The Roots Of Rap: 16 Bars on the 4 Pillars of Hip-Hop (Carole Boston Weatherford)

Hello, friends! Our book today is The Roots Of Rap: 16 Bars on the 4 Pillars of Hip-Hop, written by Carole Boston Weatherford and illustrated by Frank Morrison, a lush and beautiful ode to the art form.

It started with poetry, folktales, spirituals, and rhymes. Then came funk, providing the basslines and rhythm, then the Jamaican MCs and dub. Finally, it was all pulled together in the Bronx by DJ Kool Herc – and hip-hop was born. It spread across the country, then across the world, giving rise to street fashion, culture, dance, and – most critically – the music and verse. Now it is a worldwide nation of the faithful, those who feel the beat, hear the words, and are moved – ya heard?

Phenomenal. Using a flowing rhyme interspersed with onomatopoeic syncopated rhythms and drop-dead gorgeous urban-inspired art, this book takes both fans and newcomers through both the history and musical elements of hip-hop. Not only the music itself is explored; B-boy and B-girl dancing, street art, and other cultural elements both influential and influenced by the genre are showcased. Kid-unfriendly elements are skipped over (the East Coast/West Cost feud, the censorship wars, etc.), and the focus is primarily on East Coast and male rappers, though two spreads gloriously celebrate the original holy trinity of female rap: Salt n’ Peppa, TLC, and Queen Latifah. A wealth of backmatter and a foreword by Swizz Beatz are the cherry on top. The length was great, and JJ especially loved trying out the beats. Stylish, beautiful, informative, and fun – a must for music lovers of all ages. Baby Bookworm approved!

(Note: A copy of this book was provided to The Baby Bookworm by the publisher in exchange for an honest review.)

Wendell The Narwhal (Emily Dove)

Hello, friends! Our book today is Wendell The Narwhal by Emily Dove, a story about finding your talents and working together.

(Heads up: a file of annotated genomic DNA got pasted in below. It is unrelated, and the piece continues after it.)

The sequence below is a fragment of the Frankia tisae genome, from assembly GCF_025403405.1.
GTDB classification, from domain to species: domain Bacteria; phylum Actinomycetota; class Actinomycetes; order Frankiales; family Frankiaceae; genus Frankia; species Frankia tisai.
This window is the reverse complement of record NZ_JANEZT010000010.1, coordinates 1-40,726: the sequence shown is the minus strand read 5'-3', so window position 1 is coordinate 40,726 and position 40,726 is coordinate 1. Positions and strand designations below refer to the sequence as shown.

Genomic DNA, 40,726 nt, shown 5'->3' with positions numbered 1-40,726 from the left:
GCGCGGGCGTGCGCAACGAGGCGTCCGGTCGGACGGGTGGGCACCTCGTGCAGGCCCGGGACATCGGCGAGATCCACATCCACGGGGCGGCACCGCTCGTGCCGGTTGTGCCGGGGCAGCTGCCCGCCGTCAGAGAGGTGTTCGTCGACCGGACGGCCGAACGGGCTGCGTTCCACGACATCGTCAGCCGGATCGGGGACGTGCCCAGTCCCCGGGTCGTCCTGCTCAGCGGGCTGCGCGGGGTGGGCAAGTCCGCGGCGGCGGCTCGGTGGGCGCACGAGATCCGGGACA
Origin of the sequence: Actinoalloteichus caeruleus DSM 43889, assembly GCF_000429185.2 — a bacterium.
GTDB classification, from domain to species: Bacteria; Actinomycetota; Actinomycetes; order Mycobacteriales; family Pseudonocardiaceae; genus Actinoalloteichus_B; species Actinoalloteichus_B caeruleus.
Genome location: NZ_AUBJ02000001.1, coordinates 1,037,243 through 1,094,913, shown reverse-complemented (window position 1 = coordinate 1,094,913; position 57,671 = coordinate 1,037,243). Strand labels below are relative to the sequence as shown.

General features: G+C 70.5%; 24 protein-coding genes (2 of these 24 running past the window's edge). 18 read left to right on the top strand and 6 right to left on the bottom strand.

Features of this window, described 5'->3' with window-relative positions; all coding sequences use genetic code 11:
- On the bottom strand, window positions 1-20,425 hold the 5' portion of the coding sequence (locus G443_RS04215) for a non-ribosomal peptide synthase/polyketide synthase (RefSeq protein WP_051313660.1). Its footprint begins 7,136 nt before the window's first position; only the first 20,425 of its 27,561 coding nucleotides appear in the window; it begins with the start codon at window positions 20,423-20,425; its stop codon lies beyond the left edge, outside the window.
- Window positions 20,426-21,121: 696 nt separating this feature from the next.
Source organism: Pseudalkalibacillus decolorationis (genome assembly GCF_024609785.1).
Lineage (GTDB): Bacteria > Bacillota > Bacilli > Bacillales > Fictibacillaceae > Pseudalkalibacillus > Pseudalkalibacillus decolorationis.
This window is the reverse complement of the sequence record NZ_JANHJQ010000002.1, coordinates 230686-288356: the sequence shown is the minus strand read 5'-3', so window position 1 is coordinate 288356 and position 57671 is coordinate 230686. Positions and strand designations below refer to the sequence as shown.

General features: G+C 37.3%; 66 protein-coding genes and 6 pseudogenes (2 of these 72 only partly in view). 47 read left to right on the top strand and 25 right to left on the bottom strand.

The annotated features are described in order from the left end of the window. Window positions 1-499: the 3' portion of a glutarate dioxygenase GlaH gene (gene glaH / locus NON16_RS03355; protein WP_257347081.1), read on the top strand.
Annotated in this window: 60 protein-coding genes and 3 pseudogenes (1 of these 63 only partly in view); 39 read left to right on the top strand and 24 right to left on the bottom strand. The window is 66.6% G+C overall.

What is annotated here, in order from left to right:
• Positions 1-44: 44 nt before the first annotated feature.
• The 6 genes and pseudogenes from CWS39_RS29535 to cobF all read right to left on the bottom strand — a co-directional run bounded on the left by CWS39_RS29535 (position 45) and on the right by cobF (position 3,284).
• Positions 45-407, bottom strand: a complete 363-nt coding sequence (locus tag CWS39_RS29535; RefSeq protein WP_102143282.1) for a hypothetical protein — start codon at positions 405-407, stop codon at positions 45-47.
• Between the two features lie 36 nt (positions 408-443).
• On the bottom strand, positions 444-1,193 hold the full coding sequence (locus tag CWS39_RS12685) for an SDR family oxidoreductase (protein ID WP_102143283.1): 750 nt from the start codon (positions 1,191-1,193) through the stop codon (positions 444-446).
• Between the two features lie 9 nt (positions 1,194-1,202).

Wendell the narwhal has only one wish: to make beautiful music. His only problem is that the most melodious sound he can manage with his tusk is a flat “tap-tap” noise when he hits it against a rock. It’s a bummer, because all his friends can make beautiful noises: the whale sings, the jellyfish go “wubba-wub”, the octopus can pop his tentacles, etc. However, when all those sounds are going at once, they all drown each other out, and it becomes one loud cacophony! Wendell taps his tusk on the rock, calling them to order and silencing the lot. Then it’s TOO quiet. Wendell begins to take off, sorry to have interrupted his friends’ fun, but they quickly stop him. In fact, they might have the perfect position in their undersea orchestra for Wendell, one that could help his musical dreams come true.

Very sweet. There a few great lessons to be learned here, all of them wonderful for little readers: we all have our own special talents to share, that finding them may take a little practice and luck, and that working together and supporting each other is how we make beautiful music. The art is absolutely adorable, and the use of onomatopoeia as visual elements in the illustrations works well to infuse tension – plus, they’re mighty fun to sound out. The length was good, and JJ particularly liked this one. A sweet story with a lovely message, and it’s Baby Bookworm approved!

Miguel And The Grand Harmony (Matt de la Peña)

Hello, friends! Our book today is Miguel And The Grand Harmony, written by Matt de la Peña and illustrated by Ana Ramírez, a gorgeous tie-in to the Oscar-nominated film Coco.

Told from the point of view La Música (presented in the form of a delicate golden sprite), the reader follows the spirit of music through the streets of a Mexican town. Music is everywhere: weddings, quinceañeras, funerals, or simply singing through a radio or a local’s guitar. The music is stopped abruptly, however, when it reaches the home of Miguel and his shoemaker family; his abuelita chases the musicians off, claiming they will upset the elderly Mamá Coco. But Miguel clearly yearns to hear the music, even make it, despite his family’s wishes. So La Música enlists the help of a mischievous stray dog named Danté, a broken guitar, and a kindly músico to help Miguel join in the grand harmony.